Irish children being ‘manipulated’ by marketing of junk food
Irish Heart Foundation calls for ban on junk food marketing to children under 16 years
“In terms of the increase of fast-food outlets, Ireland came second to the United States in a list of 26 developed countries.” Photograph: Getty images
The State is failing to protect Irish children’s health by leaving them open to “manipulation” by online advertising from junk food and fizzy drink marketing companies, the Irish Heart Foundation has warned.
The foundation is calling for a blanket ban on junk food marketing to children under 16 years, and has warned that controversial targets used by Cambridge Analytics to target voters in the US presidential election were also being used by marketing groups on unsuspecting children.
Speaking before the Oireachtas Committee on Children and Youth Affairs, the group’s head of advocacy Chris Macey warned that companies marketing junk food were relentlessly targeting children through online platforms.
“Junk brands have achieved a wholly inappropriate proximity to children – pestering them relentlessly in school, at home, even in their bedrooms through their smart phones. It’s called the ‘brand in the hand’ and gives marketers constant access to children.
“Junk food marketing involves the world’s best marketing brains relentlessly targeting children every single day. The State must resolve this. We know voluntary codes don’t work. The State’s response has been feeble.”
Mr Macey also highlighted the recent phenomenon of children from disadvantaged areas becoming simultaneously overweight and malnourished, and warned that 85,000 of today’s Irish children would die prematurely due to being overweight or obese.
Prof John Sharry from the Parents Plus charity said nutrition programmes and specialist services were not reaching vulnerable families, and the State must engage at a community level to ensure parents provided their children with a healthy, nutritional diet. He added that stigma and shame often prevented families from seeking help.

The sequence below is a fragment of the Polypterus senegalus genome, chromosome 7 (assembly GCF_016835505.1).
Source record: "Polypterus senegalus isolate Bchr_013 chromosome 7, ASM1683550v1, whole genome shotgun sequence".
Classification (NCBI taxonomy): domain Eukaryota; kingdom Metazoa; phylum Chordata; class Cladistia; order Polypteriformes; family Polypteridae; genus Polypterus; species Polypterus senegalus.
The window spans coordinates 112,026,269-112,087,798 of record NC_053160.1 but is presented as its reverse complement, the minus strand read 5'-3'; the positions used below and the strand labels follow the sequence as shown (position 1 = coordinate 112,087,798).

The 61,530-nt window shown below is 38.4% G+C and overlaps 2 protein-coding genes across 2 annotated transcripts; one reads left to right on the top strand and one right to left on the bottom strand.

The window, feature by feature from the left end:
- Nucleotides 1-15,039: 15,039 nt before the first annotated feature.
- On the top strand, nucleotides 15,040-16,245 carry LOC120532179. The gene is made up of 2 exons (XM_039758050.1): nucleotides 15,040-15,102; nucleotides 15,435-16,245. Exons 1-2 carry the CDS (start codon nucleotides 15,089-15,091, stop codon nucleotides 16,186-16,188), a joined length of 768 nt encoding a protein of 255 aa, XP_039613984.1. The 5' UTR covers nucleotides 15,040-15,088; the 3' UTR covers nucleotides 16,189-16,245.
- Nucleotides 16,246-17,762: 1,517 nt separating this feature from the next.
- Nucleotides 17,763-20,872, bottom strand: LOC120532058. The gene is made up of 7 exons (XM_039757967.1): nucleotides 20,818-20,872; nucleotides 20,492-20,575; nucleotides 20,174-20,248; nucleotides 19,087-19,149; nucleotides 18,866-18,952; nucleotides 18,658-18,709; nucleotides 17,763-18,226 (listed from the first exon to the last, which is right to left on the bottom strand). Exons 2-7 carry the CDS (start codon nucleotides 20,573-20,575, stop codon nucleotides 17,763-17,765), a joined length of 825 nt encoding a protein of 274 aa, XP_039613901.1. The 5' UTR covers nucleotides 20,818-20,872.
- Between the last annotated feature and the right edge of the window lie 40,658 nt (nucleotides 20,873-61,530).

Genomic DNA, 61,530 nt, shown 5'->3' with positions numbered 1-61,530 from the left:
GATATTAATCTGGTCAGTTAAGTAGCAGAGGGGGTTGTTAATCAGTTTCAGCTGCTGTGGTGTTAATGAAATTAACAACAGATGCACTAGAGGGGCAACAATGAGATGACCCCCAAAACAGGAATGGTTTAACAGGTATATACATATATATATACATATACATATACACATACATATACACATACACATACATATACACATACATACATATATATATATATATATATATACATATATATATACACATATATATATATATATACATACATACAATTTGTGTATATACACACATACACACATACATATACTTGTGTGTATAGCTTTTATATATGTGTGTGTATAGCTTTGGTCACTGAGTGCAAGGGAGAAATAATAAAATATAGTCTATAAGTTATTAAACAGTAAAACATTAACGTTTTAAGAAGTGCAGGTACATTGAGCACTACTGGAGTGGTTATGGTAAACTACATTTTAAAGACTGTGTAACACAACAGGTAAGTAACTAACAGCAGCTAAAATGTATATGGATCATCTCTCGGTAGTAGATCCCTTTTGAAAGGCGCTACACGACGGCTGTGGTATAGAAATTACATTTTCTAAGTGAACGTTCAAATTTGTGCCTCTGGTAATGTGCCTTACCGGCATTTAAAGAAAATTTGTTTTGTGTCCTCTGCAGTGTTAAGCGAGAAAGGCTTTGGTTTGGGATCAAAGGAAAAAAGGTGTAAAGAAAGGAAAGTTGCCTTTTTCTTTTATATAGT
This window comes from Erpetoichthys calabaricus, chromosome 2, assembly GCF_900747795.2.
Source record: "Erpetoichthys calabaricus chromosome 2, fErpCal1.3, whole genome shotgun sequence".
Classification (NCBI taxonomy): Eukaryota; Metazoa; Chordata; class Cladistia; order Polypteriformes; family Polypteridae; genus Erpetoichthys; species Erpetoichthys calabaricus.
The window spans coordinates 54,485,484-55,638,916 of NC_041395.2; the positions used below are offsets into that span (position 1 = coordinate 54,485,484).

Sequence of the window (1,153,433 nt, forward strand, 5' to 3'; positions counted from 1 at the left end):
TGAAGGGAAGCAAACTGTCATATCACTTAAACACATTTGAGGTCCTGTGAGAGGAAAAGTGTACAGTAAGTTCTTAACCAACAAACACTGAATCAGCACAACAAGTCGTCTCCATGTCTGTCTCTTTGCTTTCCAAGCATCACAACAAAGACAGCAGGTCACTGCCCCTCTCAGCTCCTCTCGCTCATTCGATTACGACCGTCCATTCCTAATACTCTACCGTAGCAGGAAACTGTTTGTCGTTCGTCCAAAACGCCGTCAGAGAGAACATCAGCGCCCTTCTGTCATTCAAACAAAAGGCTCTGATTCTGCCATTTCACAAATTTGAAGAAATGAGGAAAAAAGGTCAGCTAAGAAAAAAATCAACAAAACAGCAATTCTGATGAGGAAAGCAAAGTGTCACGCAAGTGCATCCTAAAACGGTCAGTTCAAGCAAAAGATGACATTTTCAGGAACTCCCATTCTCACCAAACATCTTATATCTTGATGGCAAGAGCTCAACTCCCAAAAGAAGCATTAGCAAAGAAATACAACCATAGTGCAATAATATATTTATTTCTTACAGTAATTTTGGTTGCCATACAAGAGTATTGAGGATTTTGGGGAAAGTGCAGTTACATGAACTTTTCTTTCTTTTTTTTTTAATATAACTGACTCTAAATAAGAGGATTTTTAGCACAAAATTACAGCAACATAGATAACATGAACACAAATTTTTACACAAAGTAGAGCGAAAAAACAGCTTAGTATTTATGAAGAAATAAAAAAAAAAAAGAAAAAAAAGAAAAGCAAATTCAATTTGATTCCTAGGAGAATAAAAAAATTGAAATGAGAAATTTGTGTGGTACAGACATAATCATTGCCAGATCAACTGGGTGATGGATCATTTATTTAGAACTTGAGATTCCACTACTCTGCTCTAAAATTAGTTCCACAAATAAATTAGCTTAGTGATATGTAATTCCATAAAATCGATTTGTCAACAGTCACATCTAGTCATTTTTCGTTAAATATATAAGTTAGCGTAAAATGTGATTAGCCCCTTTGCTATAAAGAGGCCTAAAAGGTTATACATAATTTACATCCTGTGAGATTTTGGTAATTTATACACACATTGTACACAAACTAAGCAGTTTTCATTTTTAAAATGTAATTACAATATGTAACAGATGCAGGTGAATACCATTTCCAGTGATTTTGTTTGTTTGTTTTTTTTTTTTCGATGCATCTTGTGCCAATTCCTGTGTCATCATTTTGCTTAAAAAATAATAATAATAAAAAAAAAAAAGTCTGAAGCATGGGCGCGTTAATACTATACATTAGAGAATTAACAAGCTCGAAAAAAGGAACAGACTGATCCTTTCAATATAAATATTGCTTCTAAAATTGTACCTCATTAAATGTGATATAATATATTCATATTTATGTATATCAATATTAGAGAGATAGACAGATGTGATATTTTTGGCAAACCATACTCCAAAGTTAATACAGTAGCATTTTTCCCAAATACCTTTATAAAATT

“When someone is overweight it’s very stigmatised. They need to be told that it’s not their fault; that it’s the environment they’ve been brought up in.”
Responding to a question from Senator Joan Freeman on whether efforts have been made to target pregnant women and new mothers in promoting healthy eating among children, Prof Sharry agreed that early intervention was vital in the battle against obesity. “It’s about prevention; you need to get in their early. Once poor eating habits are established it’s very hard to stop that trajectory.”
Asked to comment on the implementation of “no-fry zones” around schools, Mr Macey said the sale of fast-food near school gates was exacerbating obesity among young people.
“70 per cent of our schools have a fast-food outlet within a kilometre of their gates, and 30 per cent have at least five within a kilometre. In terms of the increase of fast-food outlets, Ireland came second to the United States in a list of 26 developed countries. We have to deal with this.”
Janis Morrissey from the Irish Heart Foundation told the committee that many schools continued to offer students hot snacks like chicken fillet rolls, chips and pizzas rather than healthy options in their canteens.
She also warned of the growing drop-off rate in PE classes, particularly among teenage girls.